The Pink Journey Foundation

Underserved Populations

There are major barriers to providing screening mammography services to women in underserved communities (Ref. 1).  As a result, women in these communities are at a much greater risk of having locally advanced breast cancer at the time of diagnosis as compared to women in the general population (Ref. 2). A major barrier to early detection in these communities are the costs associated with mammographic screening.

Progress is being made in addressing the cost of screening mammography.  The Affordable Care Act requires insurance companies including Medical to cover the costs of a screening mammogram (Ref. 3-4). However, insurance companies are not required to pay for a breast biopsy if the mammogram is abnormal.  There are non-profit organizations such as the Komen Foundation and the American Cancer Society that can help with funding (Ref. 5-6). There are also limited resources available for women with no insurance, but these resources are underutilized in underserved communities.  As a result, women in underserved communities continue to have high rates of locally advanced breast cancers (Ref. 7).

The second major barrier to early detection is the lack of appropriate educational services.  For education programs to succeed they must be culturally competent (Ref. 8). An example of a culturally competent educational program is the use of Promotores to educate women on the lifesaving value of screening mammography.  The Promotores are Hispanic women who have been trained to educate women in underserved communities about the lifesaving value of screening mammography. The Promotores go door-to-door in Hispanic communities to motivate women to participate in early detection efforts.

Additionally, the Promotores can schedule a screening mammogram to be performed in the local community.  This can be accomplished by utilizing mobile mammography services.  Studies have demonstrated that having mammogram performed in the local community increases rates of participation (Ref. 9-11).

Lessons learned in Hispanic communities can be applied to other underserved communities.  To succeed, programs for the underserved must be culturally competent. Education services must be provided by members from the local community and mobile mammography should be provided to improve access to screening. There is an urgent need to expand mobile mammography screening programs to underserved black communities who

have very low rates of mammographic screening and have high breast cancer mortality rates.

(Ref. 12-15).

We are excited to announce our newest program, Rolling with Hope-Mobile Mammography for the Underserved. We will have the ability to provide mammography to local communities by sending an innovative mobile coach with a radiologist and support staff to local health fairs and events.

The Rolling with Hope program is made possible by a generous Hologic grant and a partnership with RadNet Radiology/Imaging who believe in our mission to spread breast cancer education and basic screening mammography to our most needed populations. Our goal is to provide multiple screening events within each community. Ideally in 2023, we would like to bring Maddy the Mobile Mammogram Coach to multiple locations; and provide mammography’s for individuals who would not normally have easy access because of financial, insurance, or other barriers.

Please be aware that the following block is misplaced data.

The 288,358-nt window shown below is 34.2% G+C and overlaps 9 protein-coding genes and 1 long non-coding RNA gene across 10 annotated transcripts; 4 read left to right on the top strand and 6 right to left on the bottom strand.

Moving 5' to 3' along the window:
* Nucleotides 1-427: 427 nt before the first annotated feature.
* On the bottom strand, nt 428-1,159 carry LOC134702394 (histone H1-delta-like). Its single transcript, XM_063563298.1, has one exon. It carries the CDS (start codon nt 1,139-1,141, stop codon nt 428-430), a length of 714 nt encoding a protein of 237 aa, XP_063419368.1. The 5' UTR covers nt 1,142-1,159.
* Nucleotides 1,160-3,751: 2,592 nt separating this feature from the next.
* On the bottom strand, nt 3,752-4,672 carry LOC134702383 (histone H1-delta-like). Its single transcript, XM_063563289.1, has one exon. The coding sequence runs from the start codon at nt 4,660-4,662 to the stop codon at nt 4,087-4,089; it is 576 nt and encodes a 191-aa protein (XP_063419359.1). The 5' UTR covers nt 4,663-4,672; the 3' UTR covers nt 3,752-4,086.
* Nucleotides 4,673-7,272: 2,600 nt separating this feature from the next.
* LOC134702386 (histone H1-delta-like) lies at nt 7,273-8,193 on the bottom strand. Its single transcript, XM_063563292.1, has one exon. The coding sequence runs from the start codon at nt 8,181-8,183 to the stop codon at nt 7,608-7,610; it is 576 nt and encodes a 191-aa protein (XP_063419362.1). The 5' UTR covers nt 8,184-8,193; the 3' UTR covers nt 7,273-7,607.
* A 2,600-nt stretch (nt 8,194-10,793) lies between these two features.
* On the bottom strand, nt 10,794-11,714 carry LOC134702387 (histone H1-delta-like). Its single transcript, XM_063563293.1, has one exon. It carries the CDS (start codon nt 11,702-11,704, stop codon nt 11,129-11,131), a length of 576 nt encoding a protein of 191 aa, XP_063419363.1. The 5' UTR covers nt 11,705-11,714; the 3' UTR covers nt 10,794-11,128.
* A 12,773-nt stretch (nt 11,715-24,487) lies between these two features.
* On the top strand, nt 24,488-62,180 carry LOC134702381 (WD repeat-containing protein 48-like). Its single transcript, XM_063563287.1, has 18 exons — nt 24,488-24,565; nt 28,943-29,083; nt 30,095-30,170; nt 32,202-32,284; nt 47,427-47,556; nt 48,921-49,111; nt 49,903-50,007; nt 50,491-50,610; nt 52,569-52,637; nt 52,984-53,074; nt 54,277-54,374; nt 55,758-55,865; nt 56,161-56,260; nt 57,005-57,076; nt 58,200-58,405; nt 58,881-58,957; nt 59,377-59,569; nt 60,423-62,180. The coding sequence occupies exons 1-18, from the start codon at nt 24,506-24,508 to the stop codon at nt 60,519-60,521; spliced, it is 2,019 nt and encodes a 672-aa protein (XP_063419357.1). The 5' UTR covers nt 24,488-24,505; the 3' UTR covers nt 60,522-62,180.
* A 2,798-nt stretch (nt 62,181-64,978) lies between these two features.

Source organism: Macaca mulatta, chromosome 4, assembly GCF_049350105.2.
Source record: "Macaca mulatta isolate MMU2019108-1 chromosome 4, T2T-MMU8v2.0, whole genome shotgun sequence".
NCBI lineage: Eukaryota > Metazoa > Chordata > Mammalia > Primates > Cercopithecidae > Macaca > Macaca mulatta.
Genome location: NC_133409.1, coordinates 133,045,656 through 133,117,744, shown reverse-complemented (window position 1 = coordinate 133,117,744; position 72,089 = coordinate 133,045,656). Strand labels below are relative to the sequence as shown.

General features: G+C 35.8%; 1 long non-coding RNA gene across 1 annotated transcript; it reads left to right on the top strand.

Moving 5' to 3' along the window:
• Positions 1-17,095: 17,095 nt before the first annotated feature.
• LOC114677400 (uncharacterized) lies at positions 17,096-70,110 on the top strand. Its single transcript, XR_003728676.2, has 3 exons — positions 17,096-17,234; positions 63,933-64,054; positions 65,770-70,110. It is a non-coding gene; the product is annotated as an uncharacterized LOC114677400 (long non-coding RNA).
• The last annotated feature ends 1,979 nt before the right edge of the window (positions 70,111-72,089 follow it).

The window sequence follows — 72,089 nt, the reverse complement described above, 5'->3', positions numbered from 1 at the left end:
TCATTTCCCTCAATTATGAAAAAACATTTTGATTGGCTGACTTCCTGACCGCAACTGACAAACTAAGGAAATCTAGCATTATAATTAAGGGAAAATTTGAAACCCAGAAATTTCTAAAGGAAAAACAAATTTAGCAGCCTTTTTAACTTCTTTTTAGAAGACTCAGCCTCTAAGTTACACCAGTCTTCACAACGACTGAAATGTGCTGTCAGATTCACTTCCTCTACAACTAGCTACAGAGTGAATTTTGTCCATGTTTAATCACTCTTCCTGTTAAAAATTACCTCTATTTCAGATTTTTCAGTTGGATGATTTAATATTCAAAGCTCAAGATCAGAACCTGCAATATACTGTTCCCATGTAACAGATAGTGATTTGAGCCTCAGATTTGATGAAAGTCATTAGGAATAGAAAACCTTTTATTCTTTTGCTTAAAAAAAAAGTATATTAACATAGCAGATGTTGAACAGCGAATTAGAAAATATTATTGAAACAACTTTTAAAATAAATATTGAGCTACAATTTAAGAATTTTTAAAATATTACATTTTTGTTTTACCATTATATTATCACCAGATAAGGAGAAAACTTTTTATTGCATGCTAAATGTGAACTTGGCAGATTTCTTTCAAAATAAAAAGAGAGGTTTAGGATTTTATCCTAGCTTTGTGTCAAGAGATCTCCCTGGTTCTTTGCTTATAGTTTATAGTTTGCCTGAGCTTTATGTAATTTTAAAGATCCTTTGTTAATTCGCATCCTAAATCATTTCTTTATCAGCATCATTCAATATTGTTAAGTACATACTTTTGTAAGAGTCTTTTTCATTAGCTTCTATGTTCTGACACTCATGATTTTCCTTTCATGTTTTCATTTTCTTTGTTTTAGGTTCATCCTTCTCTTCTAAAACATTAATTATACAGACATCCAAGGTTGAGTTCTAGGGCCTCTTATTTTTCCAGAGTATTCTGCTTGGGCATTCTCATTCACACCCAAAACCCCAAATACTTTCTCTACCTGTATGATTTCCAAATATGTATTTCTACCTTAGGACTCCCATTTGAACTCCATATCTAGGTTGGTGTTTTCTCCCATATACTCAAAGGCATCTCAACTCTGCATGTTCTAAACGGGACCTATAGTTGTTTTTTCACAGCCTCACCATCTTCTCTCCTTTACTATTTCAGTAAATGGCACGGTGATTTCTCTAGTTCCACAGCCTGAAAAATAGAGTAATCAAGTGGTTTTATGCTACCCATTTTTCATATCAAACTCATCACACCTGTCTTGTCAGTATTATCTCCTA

In conclusion, we believe that investing in strategies to improve rates of early detection in underserved populations will initially be costly, but overtime there will be a reduction in costs as the utilization of screening services are expanded (Screening Mammography: Cost & Benefits).  The cost reduction will also be associated with a reduction in breast cancer mortality rates as well as a reduction in the emotional costs associated with being diagnosed with an advanced breast cancer (Emotional Costs).


  1. The Relation between Health Insurance Coverage and Clinical Outcomes among women with breast cancer
  2. Breast Cancer Disparities Among Women in Underserved Communities in the USA
  3. Free Breast Cancer Screening & Prevention
  4. Coverage of Breast Cancer Screening and Prevention Services
  5. Susan G. Komen Founder Launches New Mission to Help Underserved Women
  6. Facts About the American Cancer Society
  7. Options for People Without Health Insurance
  8. Promotores de Salud/Community Health Workers
  9. Addressing Behavioral Health and Cancer in Hispanic/Latino Populations
  10. Mobile Mammography Participation Among Medically Underserved Women: A Systematic Review
  11. Can Mobile Devices Increase Breast Cancer Education and Screening among Underserved Populations?
  12. Study: Lack of Insurance Linked to Higher Breast Cancer Death Rates in Black Women
  13. Black Women Are Receiving Inferior Breast Screening
  14. Earlier breast cancer screening would narrow mortality gap for Black women, U.S. study finds
  15. A community-based collaborative approach to improve breast cancer screening in underserved African American women.